The Joint Formal Opinion states in part (emphasis in original):

When there is a ‘flat fee’ arrangement, the lawyer should specifically state whether the fee is intended to be non-refundable and earned upon receipt. … [A] fee agreement that describes a fee as ‘non-refundable’ and ‘earned upon receipt’ should not be considered a fee ‘paid in advance’ and the lawyer is not required to deposit the fee into an IOLTA or other Trust account. As a best practice, to assure that there is no misunderstanding, the lawyer also should specifically state in the fee agreement that the lawyer is not depositing the fees into an IOLTA or other Trust account. Although a client’s written confirmation is not required, it would reduce the likelihood of confusion by having the client do so.

Confirming the agreement to deposit these fees into an operating account explicitly documents the expectations of both the lawyer and the client, and would allow the lawyer to deposit the flat fee into the lawyer’s operating account.

The opinion goes on to reiterate that the allowance of the lawyer to retain the payment as nonrefundable does not conclude the inquiry. When the lawyer-client engagement has concluded, the lawyer must still determine whether to refund any portion of the fee that is “clearly excessive” — again, the reasonableness test applies.

State Bar of Arizona Opinion 10-03 makes the same distinction:

This minimum fee could be designated as ‘earned on receipt’ and ‘non-refundable,’ in which case the funds should be placed in the lawyer’s operating account. If the minimum fee is not so designated, the funds should be placed in the trust account and transferred to the operating account when the funds have been earned.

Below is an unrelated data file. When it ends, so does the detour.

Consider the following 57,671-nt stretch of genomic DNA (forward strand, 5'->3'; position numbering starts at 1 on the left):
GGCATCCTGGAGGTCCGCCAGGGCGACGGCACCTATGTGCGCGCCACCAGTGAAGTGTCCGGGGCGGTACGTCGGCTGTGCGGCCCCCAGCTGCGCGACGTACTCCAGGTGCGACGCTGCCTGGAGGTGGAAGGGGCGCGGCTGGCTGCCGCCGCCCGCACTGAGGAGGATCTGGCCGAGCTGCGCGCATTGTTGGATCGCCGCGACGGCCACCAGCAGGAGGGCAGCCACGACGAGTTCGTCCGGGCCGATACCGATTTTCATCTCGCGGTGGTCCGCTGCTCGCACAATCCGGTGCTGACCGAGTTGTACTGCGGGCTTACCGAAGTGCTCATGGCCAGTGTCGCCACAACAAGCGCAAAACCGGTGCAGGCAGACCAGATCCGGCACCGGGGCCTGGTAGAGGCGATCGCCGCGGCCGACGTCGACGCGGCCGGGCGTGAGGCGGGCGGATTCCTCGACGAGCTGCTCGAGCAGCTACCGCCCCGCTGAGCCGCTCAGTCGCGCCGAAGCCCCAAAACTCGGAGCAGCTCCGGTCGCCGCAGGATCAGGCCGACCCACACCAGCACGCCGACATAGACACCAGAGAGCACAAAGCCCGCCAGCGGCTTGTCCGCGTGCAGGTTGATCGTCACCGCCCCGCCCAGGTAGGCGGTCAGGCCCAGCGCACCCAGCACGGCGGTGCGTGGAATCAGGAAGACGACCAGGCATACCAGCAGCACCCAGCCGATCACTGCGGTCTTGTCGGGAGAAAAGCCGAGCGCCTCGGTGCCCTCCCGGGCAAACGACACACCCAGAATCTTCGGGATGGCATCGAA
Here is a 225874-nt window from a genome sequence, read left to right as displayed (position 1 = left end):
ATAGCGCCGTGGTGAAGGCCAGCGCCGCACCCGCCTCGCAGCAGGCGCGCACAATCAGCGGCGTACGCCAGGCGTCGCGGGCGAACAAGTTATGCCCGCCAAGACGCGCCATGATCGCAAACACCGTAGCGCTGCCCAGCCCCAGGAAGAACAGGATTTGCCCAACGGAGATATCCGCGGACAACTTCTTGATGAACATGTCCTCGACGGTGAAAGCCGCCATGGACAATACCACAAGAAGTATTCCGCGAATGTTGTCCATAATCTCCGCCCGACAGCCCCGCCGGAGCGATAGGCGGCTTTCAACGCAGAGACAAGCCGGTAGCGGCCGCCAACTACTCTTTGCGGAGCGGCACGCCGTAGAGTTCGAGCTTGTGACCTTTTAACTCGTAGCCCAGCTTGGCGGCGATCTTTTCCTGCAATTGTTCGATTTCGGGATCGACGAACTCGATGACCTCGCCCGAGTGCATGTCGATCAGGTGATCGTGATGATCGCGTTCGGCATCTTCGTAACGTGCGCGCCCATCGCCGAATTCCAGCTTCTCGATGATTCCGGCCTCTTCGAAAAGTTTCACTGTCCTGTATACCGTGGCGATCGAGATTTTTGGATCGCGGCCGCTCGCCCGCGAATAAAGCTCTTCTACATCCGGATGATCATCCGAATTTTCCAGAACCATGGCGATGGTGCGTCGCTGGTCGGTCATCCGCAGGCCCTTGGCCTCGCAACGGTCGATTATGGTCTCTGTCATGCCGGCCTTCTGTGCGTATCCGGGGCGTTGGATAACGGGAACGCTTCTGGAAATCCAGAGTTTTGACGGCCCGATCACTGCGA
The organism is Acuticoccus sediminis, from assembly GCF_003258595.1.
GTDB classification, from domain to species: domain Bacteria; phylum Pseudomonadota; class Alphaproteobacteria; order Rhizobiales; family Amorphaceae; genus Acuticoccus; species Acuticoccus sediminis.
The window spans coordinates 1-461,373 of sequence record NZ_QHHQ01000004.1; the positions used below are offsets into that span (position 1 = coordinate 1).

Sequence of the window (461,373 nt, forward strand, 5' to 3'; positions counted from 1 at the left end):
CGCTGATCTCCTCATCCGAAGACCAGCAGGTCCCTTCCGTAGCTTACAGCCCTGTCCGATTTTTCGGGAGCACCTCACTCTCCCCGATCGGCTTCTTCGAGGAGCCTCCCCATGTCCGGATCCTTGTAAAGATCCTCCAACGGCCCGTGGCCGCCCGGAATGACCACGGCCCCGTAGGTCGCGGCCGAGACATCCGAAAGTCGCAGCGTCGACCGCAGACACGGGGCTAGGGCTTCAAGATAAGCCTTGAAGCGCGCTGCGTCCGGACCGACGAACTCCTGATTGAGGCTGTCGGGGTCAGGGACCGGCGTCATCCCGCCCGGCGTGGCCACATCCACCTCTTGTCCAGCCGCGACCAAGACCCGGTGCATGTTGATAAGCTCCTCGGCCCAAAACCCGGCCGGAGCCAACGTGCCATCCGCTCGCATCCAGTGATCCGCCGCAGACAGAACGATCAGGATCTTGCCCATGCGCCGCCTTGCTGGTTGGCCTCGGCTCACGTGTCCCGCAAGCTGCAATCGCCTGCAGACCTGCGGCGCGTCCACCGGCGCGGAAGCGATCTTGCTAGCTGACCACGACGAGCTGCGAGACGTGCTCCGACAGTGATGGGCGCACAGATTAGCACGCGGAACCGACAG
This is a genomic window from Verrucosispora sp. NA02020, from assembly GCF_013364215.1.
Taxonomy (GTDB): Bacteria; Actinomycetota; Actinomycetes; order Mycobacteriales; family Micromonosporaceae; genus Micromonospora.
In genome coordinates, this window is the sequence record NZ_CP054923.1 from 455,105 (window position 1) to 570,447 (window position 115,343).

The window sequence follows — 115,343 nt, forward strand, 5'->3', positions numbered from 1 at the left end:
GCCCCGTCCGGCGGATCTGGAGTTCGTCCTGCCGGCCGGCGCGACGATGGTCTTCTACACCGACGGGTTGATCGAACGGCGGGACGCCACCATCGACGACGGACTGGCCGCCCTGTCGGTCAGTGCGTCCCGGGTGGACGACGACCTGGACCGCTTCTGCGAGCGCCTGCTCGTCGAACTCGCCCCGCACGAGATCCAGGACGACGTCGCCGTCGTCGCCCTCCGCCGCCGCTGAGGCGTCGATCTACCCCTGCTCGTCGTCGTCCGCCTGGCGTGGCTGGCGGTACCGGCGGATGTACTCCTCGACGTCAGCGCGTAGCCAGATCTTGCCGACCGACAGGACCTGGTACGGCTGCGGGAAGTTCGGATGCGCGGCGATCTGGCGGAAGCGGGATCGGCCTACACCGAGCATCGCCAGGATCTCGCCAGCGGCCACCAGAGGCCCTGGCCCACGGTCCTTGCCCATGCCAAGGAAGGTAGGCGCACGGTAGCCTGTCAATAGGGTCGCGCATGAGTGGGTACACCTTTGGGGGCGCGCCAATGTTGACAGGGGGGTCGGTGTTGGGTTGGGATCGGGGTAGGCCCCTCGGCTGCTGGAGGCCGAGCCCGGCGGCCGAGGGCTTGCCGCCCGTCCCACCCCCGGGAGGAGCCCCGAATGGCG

Some jurisdictions have proactively addressed flat fees in their rules. In Colorado, Rule 1.5(h) was added in 2019 and defines a flat fee as “a fee for specified legal services for which the client agrees to pay a fixed amount, regardless of the time or effort involved.” The flat-fee provision requires four components to be put in writing with the client at or near the start of representation:

  1. A description of the services the lawyer agrees to perform;
  2. The amount to be paid to the lawyer and the timing of payment for the services to be performed;
  3. If any portion of the flat fee is to be earned by the lawyer before conclusion of the representation, the amount to be earned upon the completion of specified tasks or the occurrence of specified events; and